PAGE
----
Our scientific system is undergoing change. Long-established standards for evaluating scientific achievements are being challenged. But how important is it for a scientist’s career today to have published their work in high impact journals such as Cell, Science and Nature? How can research achievements be assessed more fairly? And how can different career paths be fittingly taken into account?
With this in mind, the Swiss National Science Foundation (SNSF) adopted the DORA declaration this year. DORA stands for the San Francisco Declaration on Research Assessment and has been endorsed by 2,000 scientific organizations and more than 16,000 researchers. The aim is to weight scientific achievements differently and to evaluate them more comprehensively. Accordingly, the journal impact factor no longer plays such a significant role in the review of grant proposals, quality comes before quantity and collaborations and commitment beyond one’s own projects are also important criteria.
But what does this mean for the appointment of new professors? What is needed for success? The criteria for a professorship are often very general, for instance, research and teaching activities, social competence and acquisition of external funding, and are not very helpful in a particular case. “It is important to distinguish between two types of professorships,” says Martin Spiess, Dean of the Faculty of Science. “In tenure track professorships for young scientists, the candidate’s potential is important. Established researchers, who apply for tenured professorship positions, are evaluated on whether they have already realized their potential.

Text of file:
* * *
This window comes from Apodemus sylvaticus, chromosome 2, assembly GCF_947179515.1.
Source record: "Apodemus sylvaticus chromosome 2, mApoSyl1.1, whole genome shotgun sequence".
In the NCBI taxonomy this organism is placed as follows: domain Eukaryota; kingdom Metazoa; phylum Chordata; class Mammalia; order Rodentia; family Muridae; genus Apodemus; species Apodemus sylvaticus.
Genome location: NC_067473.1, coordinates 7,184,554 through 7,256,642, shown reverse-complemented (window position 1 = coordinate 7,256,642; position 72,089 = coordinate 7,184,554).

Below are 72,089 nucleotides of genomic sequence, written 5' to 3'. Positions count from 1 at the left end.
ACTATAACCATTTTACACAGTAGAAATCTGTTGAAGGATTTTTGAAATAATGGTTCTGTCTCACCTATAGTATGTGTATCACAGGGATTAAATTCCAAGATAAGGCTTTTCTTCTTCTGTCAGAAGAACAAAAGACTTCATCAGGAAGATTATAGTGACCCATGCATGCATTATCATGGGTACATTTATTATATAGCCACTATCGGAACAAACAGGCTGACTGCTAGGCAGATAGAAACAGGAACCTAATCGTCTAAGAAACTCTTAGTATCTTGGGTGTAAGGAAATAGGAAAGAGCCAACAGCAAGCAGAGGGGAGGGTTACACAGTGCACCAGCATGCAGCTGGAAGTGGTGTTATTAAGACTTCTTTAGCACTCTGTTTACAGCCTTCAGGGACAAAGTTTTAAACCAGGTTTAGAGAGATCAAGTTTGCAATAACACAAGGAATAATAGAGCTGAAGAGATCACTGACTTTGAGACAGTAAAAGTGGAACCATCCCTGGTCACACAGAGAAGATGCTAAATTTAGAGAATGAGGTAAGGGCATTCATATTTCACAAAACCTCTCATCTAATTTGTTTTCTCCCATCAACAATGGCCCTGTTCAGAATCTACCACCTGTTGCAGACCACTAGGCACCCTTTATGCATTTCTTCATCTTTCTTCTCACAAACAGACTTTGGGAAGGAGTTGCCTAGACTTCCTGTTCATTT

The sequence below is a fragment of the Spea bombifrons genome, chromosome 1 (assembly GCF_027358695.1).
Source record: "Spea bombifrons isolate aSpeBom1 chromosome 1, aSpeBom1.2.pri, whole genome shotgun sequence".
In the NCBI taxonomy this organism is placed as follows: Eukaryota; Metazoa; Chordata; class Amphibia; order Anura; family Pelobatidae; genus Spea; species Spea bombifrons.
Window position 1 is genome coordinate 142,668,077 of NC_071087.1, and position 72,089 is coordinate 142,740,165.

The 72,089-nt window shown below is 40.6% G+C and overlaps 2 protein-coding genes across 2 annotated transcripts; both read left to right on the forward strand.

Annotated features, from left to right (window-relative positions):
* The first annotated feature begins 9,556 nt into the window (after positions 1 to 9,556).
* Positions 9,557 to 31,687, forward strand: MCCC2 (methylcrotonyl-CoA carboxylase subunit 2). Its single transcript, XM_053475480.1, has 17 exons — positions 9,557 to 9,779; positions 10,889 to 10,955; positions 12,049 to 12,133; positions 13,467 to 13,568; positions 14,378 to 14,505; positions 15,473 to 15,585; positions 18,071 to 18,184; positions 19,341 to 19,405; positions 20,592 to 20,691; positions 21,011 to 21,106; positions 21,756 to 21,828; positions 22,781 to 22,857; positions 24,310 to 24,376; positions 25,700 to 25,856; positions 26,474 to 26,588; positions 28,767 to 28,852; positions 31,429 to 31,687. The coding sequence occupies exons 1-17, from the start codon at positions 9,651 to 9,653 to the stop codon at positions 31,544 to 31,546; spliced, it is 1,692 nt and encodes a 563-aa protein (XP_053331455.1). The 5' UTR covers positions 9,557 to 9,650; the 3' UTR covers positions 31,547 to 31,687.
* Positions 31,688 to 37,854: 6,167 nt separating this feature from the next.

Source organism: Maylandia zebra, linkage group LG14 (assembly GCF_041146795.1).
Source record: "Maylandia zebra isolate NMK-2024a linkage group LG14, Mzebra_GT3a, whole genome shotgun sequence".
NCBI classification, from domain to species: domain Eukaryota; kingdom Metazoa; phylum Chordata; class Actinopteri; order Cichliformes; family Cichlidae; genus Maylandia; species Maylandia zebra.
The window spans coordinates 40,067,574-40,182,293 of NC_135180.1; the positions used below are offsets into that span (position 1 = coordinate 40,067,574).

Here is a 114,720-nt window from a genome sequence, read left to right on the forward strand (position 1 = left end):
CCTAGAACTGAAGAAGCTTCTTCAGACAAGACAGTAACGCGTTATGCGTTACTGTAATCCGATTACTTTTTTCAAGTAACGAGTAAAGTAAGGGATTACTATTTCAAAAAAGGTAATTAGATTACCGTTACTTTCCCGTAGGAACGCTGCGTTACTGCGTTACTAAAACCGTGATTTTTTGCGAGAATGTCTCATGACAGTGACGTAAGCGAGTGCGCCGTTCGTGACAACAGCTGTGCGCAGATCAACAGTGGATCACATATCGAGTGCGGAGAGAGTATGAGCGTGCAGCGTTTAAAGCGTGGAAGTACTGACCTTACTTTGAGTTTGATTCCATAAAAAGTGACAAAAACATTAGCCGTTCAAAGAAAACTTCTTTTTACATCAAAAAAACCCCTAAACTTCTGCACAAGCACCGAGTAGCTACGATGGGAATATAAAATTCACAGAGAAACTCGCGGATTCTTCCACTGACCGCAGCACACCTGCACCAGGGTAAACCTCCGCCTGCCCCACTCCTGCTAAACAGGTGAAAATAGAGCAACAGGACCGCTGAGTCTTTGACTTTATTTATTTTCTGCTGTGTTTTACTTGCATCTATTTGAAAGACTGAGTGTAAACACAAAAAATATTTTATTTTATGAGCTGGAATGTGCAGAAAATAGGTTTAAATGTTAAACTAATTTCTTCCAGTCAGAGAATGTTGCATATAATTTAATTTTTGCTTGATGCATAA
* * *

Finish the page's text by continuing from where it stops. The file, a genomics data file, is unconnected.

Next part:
The evaluation of scientific achievements is a highly complex matter. “There is no doubt that a good publication in a highly ranked journal is a decisive criterion, ultimately even a must,” says Martin. “But the question is whether a Nature paper with an impact factor of 40 is four times better than a publication in a journal with factor 10. We are all aware that this is not the case.” DORA challenges the use of bibliometric analysis, in which the impact factors are summed, as a basis for the assessment of scientific output.
Besides publications, it also counts how the candidates present their achievements and their research plan and how they position themselves in their area. “Application documents can convey much about an applicant. From my point of view, standardized applications therefore make the prescreening somewhat more difficult for the reviewers.” There is also growing awareness that women are disadvantaged in the appointment process. By considering the years of research instead of the biological age, an attempt is being made to counteract this situation.
“And then personality also plays a role. This doesn’t make it any easier. Individual members of the search committee can often react differently to the same candidate. Nevertheless, a consensus must be reached in the end.”